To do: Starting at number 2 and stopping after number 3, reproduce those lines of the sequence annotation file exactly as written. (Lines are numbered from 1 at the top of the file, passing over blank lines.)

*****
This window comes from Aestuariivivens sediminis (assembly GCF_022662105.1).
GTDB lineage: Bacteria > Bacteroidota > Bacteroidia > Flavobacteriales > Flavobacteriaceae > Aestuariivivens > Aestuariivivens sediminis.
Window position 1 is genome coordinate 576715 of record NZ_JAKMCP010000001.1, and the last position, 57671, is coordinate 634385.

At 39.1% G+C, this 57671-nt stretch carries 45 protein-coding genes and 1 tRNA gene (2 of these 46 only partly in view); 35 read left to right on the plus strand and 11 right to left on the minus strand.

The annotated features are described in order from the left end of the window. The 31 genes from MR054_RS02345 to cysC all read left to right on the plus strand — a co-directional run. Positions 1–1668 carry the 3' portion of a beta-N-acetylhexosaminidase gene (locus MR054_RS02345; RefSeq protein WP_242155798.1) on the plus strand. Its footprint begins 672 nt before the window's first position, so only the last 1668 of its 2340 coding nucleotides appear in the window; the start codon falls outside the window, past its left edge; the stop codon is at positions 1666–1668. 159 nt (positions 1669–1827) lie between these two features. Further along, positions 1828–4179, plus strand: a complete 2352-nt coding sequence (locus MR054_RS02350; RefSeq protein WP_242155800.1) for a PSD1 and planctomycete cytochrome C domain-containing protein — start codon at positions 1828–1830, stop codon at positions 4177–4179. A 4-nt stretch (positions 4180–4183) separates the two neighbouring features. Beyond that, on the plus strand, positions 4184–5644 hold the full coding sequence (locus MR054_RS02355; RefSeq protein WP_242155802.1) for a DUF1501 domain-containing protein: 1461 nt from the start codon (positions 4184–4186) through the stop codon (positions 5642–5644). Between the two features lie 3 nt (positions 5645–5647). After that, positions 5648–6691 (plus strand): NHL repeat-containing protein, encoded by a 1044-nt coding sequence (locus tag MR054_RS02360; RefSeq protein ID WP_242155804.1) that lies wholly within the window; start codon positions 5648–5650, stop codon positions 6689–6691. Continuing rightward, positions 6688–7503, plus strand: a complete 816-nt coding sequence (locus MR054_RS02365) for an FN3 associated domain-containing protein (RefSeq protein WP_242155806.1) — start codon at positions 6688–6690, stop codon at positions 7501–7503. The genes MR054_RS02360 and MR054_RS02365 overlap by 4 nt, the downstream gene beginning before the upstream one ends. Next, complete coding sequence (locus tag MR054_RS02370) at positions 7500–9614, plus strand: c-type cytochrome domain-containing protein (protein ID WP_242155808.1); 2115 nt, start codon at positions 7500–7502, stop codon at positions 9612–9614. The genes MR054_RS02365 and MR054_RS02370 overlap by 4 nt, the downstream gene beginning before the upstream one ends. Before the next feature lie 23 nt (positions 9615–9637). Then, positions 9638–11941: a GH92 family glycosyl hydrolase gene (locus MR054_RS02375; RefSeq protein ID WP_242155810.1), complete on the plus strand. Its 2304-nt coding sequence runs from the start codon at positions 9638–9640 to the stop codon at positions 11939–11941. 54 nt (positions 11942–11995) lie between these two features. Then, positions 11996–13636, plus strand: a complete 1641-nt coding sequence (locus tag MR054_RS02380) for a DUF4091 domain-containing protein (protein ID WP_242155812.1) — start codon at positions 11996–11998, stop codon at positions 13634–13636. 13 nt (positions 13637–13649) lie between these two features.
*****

GTDB lineage: Bacteria > Bacteroidota > Bacteroidia > Flavobacteriales > Flavobacteriaceae > Aestuariivivens > Aestuariivivens sediminis.
Window position 1 is genome coordinate 576715 of record NZ_JAKMCP010000001.1, and the last position, 57671, is coordinate 634385.